Preparing For Delivery


As the weeks and months pass leading up to your delivery date, you’re probably eagerly planning for the new addition to your family, and adjusting to what is going on in your own body. During the third trimester, you’ll notice many changes that may affect how you feel:

  • You’ll gain weight, typically at a rate averaging about one pound a week during the last trimester.
  • As your baby grows in size and places pressure on nearby organs, you may experience episodes of shortness of breath and back pain.
  • You may urinate more frequently as pressure is placed on your bladder, and you might have episodes of incontinence.
  • You may find it harder to get comfortable, and sleep may become more difficult. You may prefer to sleep on your side.
  • You could experience more fatigue than usual.
  • You may have heartburn, swelling in your feet and ankles, back pain, and hemorrhoids.
  • You may have “false labor” contractions known as Braxton- Hicks contractions. These Braxton-Hicks contractions begin to soften and thin the cervix, preparing it for the delivery of the baby. But unlike true labor contractions, they are irregular, do not occur more often as time passes, and do not become stronger or more intense.
While you’re pregnant, you and your spouse/partner may be participating in childbirth education classes, which will give you information about labor and birth, provide the chance to meet other parents-to-be, and help you prepare for the birth. Several types of classes are available in many communities. The Lamaze method, for example, uses approaches such as focused breathing, massage, and labor support that can be used during the actual childbirth process. The Bradley method emphasizes natural childbirth, and relies heavily on deep breathing techniques. Many childbirth education classes discuss a combination of these as well as other methods to teach expectant parents about the birth process and ways to make the delivery successful, comfortable, and enjoyable. Whatever class you’re considering, ask in advance about the topics and methods of childbirth that will be emphasized, and whether the classes are primarily lectures or also involve your active participation. What is the instructor’s philosophy about pregnancy and birth? Is he or she certified? Will you learn proper methods for breathing and relaxation? What will the classes cost? Is there a limit on class size? At the same time, consider signing up for other classes that can help prepare you for the parenting challenges ahead. Ask your doctor for referrals to breastfeeding classes, infant care programs, or instructional courses on cardiopulmonary resuscitation (CPR). Some education classes encourage their participants to develop a “birth plan,” and may provide guidance in helping you do so. The birth plan is usually a written document for both you and your doctor in which you’ll record your own preferences for labor and delivery. For example:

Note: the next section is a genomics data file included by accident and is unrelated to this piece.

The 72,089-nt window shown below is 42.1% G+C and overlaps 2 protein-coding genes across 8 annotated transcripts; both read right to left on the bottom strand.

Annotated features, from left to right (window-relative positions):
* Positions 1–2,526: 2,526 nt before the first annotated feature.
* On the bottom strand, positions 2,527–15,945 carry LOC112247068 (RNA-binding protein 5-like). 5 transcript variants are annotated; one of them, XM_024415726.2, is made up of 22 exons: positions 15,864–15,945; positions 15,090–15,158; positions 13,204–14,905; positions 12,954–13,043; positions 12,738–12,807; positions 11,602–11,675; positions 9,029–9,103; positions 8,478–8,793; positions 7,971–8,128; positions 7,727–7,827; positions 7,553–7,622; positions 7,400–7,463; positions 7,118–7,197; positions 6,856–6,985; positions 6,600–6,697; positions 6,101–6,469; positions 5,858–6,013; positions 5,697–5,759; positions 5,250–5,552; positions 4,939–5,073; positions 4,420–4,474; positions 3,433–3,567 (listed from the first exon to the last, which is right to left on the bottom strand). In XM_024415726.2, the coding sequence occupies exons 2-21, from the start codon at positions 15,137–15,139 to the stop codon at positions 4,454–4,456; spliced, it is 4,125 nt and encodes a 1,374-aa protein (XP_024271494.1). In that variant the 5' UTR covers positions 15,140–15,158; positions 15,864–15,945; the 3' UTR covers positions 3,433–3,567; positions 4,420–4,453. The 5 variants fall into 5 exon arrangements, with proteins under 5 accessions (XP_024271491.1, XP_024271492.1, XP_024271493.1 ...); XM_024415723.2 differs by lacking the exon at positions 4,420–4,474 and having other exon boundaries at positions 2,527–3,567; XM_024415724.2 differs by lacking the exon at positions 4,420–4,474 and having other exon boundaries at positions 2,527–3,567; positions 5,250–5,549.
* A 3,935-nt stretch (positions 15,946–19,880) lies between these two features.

• Where will you be delivering your baby?
  • Based on your doctor’s instructions, do you plan to go directly to the hospital when labor begins, or will you call the office first? What arrangements have you made for transportation to the hospital or birthing center? Do you have a doula or want to participate in a doula program? (A doula provides various forms of nonmedical support in the childbirth process.)
  • Who would you like to deliver your baby (an obstetrician or a nurse midwife)?
  • Who do you want to be present to support you during the childbirth experience?
  • What position would you prefer to be in during delivery?
  • What are your preferences for pain medication (if any is going to be used)?
  • What options would you consider if unexpected circumstances develop (e.g., the need for an episiotomy or a Cesarean section)?
  • If you deliver prematurely, does the facility have adequate resources to take care of your prematurely born infant?
Not only should you talk about and share this document with your doctor, but also let your family members and friends know of your decisions.





Posts Are Coming Soon
Stay tuned...
  • Facebook
  • Twitter
  • YouTube
  • Instagram
american-academy-of-pediatrics-logo-vect
ppe-logo.png